Expand the toolbox of devices considered: Devices not previously included in the Traffic Calming Program have been added.

                     Simplify and lower the thresholds for project approval: Changing the final polling thresholds to 50% support from responses received achieves a simpler criterion compared to the previous two-part evaluation criteria. In recent cases where community support was not achieved with the existing Program, support would have been met if a 50% support criteria had been in place. 

                     Maintain a high level of public involvement: The existing and proposed Program include an initial questionnaire, two meetings, and a final polling process for each project area. The recommendation to hold meeting #1 as an orientation/workshop is intended to achieve improved community understanding of traffic calming concepts, and allow a more comfortable format for discussion and neighborhood collaboration.    

 

Highlights of public participation in the Program update are provided below:

 

                     Transportation Commission Speed Reduction Committee - 8 meetings and recommendations to amend the existing Traffic Calming Program

                     20 participants at June 20 Open House

                     252 responses were registered for the A2 Open City Hall topic

                     42.5% “solutions driven by community preference rather than data or engineering expertise” is a concern about the Traffic Calming Program

                     63.2% proposed thresholds for community participation seem reasonable

                     54.5% proposed community engagement format and strategy seem effective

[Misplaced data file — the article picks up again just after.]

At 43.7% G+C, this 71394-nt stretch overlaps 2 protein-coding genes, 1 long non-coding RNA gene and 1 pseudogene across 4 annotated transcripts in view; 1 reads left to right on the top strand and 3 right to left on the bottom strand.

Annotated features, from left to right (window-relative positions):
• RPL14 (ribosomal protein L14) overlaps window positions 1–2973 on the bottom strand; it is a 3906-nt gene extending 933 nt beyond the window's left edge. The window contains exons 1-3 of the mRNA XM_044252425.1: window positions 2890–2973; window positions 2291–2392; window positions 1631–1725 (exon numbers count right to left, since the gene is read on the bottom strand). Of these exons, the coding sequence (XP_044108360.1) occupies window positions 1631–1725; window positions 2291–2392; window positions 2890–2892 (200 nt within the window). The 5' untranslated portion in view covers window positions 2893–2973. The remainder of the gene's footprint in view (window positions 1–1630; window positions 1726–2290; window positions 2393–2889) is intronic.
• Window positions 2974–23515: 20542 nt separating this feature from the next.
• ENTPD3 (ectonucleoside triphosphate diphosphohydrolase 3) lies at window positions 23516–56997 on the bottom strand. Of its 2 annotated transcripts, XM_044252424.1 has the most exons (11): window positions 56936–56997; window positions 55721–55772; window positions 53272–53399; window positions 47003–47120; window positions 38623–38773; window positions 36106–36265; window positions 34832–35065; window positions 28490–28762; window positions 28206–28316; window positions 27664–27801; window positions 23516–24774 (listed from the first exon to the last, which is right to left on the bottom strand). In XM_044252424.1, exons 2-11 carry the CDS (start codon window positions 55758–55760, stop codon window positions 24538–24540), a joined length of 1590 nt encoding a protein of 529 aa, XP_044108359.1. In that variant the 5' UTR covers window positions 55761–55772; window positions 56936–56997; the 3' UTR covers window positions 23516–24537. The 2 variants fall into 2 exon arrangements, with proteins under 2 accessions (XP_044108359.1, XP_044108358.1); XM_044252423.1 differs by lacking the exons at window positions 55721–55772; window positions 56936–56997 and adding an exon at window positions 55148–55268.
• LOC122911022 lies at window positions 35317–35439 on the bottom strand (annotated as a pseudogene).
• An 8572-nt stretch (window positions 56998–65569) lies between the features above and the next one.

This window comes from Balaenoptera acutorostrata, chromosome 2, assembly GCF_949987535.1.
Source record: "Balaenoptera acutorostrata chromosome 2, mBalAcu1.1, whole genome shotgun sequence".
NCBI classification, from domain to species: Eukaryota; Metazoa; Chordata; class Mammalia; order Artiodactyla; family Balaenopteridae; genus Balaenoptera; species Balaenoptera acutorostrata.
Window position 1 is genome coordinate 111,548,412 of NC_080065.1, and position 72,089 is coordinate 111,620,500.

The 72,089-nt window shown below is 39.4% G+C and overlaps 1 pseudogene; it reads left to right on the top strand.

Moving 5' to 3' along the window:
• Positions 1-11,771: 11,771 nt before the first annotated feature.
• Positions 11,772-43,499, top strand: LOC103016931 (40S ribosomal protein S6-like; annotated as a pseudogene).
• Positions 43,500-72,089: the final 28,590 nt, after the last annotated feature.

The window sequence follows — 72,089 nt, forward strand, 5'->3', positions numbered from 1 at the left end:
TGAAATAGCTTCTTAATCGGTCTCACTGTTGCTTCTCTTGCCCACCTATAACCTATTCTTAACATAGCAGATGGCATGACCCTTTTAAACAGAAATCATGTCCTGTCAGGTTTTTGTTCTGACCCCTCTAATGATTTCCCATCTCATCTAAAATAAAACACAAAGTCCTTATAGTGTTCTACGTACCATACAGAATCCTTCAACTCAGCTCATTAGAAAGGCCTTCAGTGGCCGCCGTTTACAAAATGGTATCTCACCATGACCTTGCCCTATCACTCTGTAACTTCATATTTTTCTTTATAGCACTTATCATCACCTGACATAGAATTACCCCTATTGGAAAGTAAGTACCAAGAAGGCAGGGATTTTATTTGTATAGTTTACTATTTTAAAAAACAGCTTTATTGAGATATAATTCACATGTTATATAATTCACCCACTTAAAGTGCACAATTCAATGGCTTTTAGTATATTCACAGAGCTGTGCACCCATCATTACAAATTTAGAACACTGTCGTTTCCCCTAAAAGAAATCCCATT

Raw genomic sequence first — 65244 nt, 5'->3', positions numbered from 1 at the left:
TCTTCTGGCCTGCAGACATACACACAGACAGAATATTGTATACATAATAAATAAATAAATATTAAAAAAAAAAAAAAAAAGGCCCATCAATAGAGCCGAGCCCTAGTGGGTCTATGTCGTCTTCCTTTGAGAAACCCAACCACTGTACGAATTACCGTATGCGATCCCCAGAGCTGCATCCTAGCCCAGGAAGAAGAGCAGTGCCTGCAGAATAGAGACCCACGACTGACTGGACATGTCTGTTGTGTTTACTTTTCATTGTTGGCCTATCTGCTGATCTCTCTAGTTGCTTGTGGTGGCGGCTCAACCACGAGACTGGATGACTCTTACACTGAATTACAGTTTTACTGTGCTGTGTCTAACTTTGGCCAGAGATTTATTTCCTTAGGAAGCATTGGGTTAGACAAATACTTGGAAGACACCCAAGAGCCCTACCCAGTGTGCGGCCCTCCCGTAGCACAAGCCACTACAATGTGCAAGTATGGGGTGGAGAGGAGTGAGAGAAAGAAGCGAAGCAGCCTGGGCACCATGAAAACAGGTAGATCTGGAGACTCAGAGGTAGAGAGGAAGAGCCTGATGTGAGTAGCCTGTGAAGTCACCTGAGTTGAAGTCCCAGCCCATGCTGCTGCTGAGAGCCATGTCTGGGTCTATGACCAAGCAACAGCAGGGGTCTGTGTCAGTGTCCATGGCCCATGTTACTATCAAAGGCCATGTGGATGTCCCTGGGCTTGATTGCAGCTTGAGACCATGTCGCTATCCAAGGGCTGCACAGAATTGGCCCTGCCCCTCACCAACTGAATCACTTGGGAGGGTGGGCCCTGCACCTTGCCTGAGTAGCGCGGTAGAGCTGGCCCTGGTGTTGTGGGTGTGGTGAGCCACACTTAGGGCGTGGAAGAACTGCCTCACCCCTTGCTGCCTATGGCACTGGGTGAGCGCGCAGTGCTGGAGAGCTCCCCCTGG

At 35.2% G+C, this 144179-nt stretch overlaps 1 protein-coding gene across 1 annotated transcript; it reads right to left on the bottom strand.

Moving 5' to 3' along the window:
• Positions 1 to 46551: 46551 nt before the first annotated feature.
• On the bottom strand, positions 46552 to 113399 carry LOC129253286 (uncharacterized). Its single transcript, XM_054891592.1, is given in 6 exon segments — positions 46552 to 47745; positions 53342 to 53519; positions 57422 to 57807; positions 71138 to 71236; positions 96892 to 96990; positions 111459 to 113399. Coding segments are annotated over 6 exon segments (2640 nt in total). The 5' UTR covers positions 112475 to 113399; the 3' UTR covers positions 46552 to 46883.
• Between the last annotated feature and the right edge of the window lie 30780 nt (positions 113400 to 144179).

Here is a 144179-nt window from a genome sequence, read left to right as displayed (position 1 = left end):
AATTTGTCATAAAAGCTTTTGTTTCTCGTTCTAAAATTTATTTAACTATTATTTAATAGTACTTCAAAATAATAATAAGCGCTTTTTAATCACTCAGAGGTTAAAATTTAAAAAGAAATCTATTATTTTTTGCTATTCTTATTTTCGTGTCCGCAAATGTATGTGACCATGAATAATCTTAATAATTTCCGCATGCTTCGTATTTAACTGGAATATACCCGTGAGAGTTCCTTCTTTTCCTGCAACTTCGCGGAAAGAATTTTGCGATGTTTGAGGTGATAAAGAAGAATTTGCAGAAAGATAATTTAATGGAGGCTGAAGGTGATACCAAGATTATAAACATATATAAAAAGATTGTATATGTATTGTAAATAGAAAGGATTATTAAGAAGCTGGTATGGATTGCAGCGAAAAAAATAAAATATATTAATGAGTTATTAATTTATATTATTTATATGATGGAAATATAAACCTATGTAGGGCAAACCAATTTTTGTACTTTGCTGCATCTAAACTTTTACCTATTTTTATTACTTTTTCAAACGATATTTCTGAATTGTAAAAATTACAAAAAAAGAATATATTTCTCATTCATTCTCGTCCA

66.4% proposed program objectives capture what they think is important

                     Transportation Commission Traffic Calming Task Force - 4 meetings and 9 recommendations

                     Unanimous support from the Transportation Commission accepting the Traffic Calming Task Force recommendations and recommending that City Council approve the revised Traffic Calming Program.

 

City Council considered a prior version of the updated Traffic Calming Program at the October 1, 2018 City Council meeting. City Council denied approval for the updated Traffic Calming Program at this meeting. Comments related to the Traffic Calming Program included the following:

 

                     Impression that the updated process would reduce the level of public involvement in the Traffic Calming Program.

                     Concern that addressing safety concerns outside of the Traffic Calming Program would not include a separate community engagement effort.

                     Concern that removing City Council approval of individual traffic calming project implementation would remove the voice of City Council.

 

Comments un-related to the Traffic Calming Program included the following:

 

                     Concern that the staff response to R-18-275 does not adequately address what was requested in the resolution.

                     Examples of recent street resurfacing or safety improvement projects cited as examples of insufficient community engagement.